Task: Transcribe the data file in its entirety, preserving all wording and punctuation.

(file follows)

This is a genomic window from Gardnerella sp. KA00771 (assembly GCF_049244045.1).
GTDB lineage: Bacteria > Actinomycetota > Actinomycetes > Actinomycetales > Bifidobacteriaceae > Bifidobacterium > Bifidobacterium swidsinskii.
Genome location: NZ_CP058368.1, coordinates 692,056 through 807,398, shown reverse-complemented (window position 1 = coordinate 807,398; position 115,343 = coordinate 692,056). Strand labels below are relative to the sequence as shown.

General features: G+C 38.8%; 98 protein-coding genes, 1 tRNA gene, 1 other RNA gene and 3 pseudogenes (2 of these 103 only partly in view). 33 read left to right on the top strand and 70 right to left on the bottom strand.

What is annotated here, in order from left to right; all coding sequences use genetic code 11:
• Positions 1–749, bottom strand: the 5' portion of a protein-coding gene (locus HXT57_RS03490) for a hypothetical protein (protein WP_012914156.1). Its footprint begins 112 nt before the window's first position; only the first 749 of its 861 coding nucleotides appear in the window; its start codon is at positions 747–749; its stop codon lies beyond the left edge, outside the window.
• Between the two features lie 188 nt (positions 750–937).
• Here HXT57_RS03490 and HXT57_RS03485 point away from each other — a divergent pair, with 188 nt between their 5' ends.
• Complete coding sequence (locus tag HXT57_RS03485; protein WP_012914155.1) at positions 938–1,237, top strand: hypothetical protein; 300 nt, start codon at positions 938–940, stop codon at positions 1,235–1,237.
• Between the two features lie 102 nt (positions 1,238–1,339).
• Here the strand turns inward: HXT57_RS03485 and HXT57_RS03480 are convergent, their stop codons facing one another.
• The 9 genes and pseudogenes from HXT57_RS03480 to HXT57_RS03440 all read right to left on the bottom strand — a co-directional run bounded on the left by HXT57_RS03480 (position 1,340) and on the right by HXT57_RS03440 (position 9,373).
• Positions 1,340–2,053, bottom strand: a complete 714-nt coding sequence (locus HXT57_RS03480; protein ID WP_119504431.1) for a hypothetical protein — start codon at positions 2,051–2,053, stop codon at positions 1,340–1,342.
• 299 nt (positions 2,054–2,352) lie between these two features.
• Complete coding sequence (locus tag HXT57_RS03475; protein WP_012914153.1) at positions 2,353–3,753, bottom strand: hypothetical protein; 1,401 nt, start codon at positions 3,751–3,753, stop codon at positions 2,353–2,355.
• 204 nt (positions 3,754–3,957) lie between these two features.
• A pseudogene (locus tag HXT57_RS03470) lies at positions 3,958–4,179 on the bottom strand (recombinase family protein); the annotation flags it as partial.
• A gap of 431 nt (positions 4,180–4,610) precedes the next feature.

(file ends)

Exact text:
This is a genomic window from Gardnerella sp. KA00771 (assembly GCF_049244045.1).
GTDB lineage: Bacteria > Actinomycetota > Actinomycetes > Actinomycetales > Bifidobacteriaceae > Bifidobacterium > Bifidobacterium swidsinskii.
Genome location: NZ_CP058368.1, coordinates 692,056 through 807,398, shown reverse-complemented (window position 1 = coordinate 807,398; position 115,343 = coordinate 692,056). Strand labels below are relative to the sequence as shown.

General features: G+C 38.8%; 98 protein-coding genes, 1 tRNA gene, 1 other RNA gene and 3 pseudogenes (2 of these 103 only partly in view). 33 read left to right on the top strand and 70 right to left on the bottom strand.

What is annotated here, in order from left to right; all coding sequences use genetic code 11:
• Positions 1–749, bottom strand: the 5' portion of a protein-coding gene (locus HXT57_RS03490) for a hypothetical protein (protein WP_012914156.1). Its footprint begins 112 nt before the window's first position; only the first 749 of its 861 coding nucleotides appear in the window; its start codon is at positions 747–749; its stop codon lies beyond the left edge, outside the window.
• Between the two features lie 188 nt (positions 750–937).
• Here HXT57_RS03490 and HXT57_RS03485 point away from each other — a divergent pair, with 188 nt between their 5' ends.
• Complete coding sequence (locus tag HXT57_RS03485; protein WP_012914155.1) at positions 938–1,237, top strand: hypothetical protein; 300 nt, start codon at positions 938–940, stop codon at positions 1,235–1,237.
• Between the two features lie 102 nt (positions 1,238–1,339).
• Here the strand turns inward: HXT57_RS03485 and HXT57_RS03480 are convergent, their stop codons facing one another.
• The 9 genes and pseudogenes from HXT57_RS03480 to HXT57_RS03440 all read right to left on the bottom strand — a co-directional run bounded on the left by HXT57_RS03480 (position 1,340) and on the right by HXT57_RS03440 (position 9,373).
• Positions 1,340–2,053, bottom strand: a complete 714-nt coding sequence (locus HXT57_RS03480; protein ID WP_119504431.1) for a hypothetical protein — start codon at positions 2,051–2,053, stop codon at positions 1,340–1,342.
• 299 nt (positions 2,054–2,352) lie between these two features.
• Complete coding sequence (locus tag HXT57_RS03475; protein WP_012914153.1) at positions 2,353–3,753, bottom strand: hypothetical protein; 1,401 nt, start codon at positions 3,751–3,753, stop codon at positions 2,353–2,355.
• 204 nt (positions 3,754–3,957) lie between these two features.
• A pseudogene (locus tag HXT57_RS03470) lies at positions 3,958–4,179 on the bottom strand (recombinase family protein); the annotation flags it as partial.
• A gap of 431 nt (positions 4,180–4,610) precedes the next feature.